By Pheobe Maloney
NSW Labor’s energy spokesperson Adam Searle says Labor would direct the Environment Protection Authority to review the licences of the state’s five coal-fired power plants if the party wins the election.
“In that process we will work with industry and community to maximise health outcomes,” Mr Searle said.
“We will review the licences with a view to moving towards world’s best practices.”
The statement follows criticism from environmental groups that recent reviews of Eraring, Vales Point and Mt Piper power stations’ licences have not reduced amounts of pollutants they are allowed to discharge into the air.
The reviews of the licences of the two Hunter power stations introduced no “substantial changes” to limits on pollutants, or pollution measuring and reporting requirements.
However, the reviews did flag that a NSW Coal Fire Power Station Review Project by the EPA is currently underway.
The guiding report of the project, the Review of Coal fired Power Stations Air Emissions and Monitoring, released last year, recommends multiple changes to licensing requirements in NSW, including “harmonising” reporting conditions and implementing “standardised” conditions between power stations, which currently have diverse environmental and reporting stipulations.
It also recommended pollutant limits be reduced where there was a “demonstrated history of compliance by an appreciable margin”.
The report shows that between 2011 and 2016, Vales Point and Eraring recorded no exceedances on pollutant caps and in most cases maximum outputs were well below limits.
A spokesperson for the EPA said recommendations of the 2018 review were “being implemented progressively this year.”
“The EPA’s statutory reviews of the Eraring, Mount Piper and Vales Point power stations environment protection licences determined that initiatives already underway will address immediate improvements required in the licences,” she said.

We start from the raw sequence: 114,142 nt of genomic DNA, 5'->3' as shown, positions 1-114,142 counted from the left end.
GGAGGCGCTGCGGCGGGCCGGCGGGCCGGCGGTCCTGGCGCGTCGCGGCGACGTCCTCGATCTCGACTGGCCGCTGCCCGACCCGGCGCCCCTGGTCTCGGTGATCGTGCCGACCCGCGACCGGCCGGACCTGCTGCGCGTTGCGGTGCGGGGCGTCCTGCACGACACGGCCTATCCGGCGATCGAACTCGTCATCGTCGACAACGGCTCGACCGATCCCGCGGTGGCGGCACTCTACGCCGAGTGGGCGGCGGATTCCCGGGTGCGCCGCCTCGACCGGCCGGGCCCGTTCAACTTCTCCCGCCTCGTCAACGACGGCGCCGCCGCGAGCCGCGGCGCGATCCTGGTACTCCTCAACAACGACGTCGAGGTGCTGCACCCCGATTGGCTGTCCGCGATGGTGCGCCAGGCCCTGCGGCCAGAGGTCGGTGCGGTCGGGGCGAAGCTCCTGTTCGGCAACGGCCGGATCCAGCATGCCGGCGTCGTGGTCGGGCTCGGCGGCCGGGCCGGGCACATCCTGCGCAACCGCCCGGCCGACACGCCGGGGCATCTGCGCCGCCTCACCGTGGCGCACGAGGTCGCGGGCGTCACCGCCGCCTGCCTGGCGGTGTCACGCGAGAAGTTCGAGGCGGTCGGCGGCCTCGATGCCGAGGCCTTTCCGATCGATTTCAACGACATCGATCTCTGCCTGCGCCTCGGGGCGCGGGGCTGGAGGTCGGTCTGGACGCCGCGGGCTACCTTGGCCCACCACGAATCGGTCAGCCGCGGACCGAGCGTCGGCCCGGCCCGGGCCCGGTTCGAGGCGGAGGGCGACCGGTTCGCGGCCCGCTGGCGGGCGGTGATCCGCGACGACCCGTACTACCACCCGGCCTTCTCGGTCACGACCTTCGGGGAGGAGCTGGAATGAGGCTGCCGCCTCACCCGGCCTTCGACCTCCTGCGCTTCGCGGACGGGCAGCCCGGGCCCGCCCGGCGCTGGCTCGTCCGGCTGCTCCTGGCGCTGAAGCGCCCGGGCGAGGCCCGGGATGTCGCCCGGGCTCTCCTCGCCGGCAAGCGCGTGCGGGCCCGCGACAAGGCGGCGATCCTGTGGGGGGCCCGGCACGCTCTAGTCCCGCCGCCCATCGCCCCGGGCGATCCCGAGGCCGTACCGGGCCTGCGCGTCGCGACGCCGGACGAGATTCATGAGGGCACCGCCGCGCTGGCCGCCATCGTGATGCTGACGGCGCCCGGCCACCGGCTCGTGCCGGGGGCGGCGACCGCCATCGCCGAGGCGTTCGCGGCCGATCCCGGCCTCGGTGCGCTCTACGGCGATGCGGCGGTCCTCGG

“Environment protection licences can be reviewed and varied at any time and the EPA continues to work closely with NSW Health and other government agencies in considering the available evidence to inform regulatory priorities.”
The director of advocacy and research for Environmental Justice Australia Nicola Rivers said the “thousands of citizens, union representatives and health and legal experts” had called for the NSW EPA to use the scheduled licence reviews of the three power stations to make them install new pollution controls.
She said the stations do not have pollution control technologies fitted that “limit toxic pollutants by more than 85 per cent” and are standard in Europe, the US and China.
“We applaud Labor’s pledge to protect the health of local communities by making big power companies clean up their dirty coal-fired power stations,” she said.
“We are now calling on Premier Berejiklian to do the right thing and order the EPA to strengthen the pollutions licences that allow these energy giants to put people’s health at risk.
“The health of communities in the Hunter, Central Coast and Lithgow and the Sydney region have suffered too long while big energy companies make mega profits from their dirty polluting power plants.”
The EPA said air quality in New South Wales is comparable to other Australian jurisdictions and that air pollution concentrations were low by world standards.
This story was published by Newcastle Herald on 4 February 2019.